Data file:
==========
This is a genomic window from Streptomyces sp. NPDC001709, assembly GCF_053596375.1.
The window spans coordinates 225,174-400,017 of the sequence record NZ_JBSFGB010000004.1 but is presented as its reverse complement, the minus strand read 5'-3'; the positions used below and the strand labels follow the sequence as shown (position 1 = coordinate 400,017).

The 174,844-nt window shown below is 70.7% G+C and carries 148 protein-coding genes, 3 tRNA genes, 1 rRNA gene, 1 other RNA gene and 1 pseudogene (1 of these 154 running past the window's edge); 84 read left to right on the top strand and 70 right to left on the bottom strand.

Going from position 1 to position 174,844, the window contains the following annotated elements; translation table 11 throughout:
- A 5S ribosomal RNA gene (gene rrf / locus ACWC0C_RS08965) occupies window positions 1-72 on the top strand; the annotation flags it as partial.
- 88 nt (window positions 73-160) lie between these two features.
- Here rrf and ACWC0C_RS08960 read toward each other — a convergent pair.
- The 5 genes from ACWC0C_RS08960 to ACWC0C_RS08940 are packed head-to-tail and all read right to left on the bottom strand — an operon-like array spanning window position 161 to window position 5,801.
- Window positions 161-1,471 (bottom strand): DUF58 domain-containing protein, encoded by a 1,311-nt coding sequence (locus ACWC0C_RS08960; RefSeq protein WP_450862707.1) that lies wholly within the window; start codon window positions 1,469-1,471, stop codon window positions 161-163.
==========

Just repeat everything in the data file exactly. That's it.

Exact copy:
This is a genomic window from Streptomyces sp. NPDC001709, assembly GCF_053596375.1.
The window spans coordinates 225,174-400,017 of the sequence record NZ_JBSFGB010000004.1 but is presented as its reverse complement, the minus strand read 5'-3'; the positions used below and the strand labels follow the sequence as shown (position 1 = coordinate 400,017).

The 174,844-nt window shown below is 70.7% G+C and carries 148 protein-coding genes, 3 tRNA genes, 1 rRNA gene, 1 other RNA gene and 1 pseudogene (1 of these 154 running past the window's edge); 84 read left to right on the top strand and 70 right to left on the bottom strand.

Going from position 1 to position 174,844, the window contains the following annotated elements; translation table 11 throughout:
- A 5S ribosomal RNA gene (gene rrf / locus ACWC0C_RS08965) occupies window positions 1-72 on the top strand; the annotation flags it as partial.
- 88 nt (window positions 73-160) lie between these two features.
- Here rrf and ACWC0C_RS08960 read toward each other — a convergent pair.
- The 5 genes from ACWC0C_RS08960 to ACWC0C_RS08940 are packed head-to-tail and all read right to left on the bottom strand — an operon-like array spanning window position 161 to window position 5,801.
- Window positions 161-1,471 (bottom strand): DUF58 domain-containing protein, encoded by a 1,311-nt coding sequence (locus ACWC0C_RS08960; RefSeq protein WP_450862707.1) that lies wholly within the window; start codon window positions 1,469-1,471, stop codon window positions 161-163.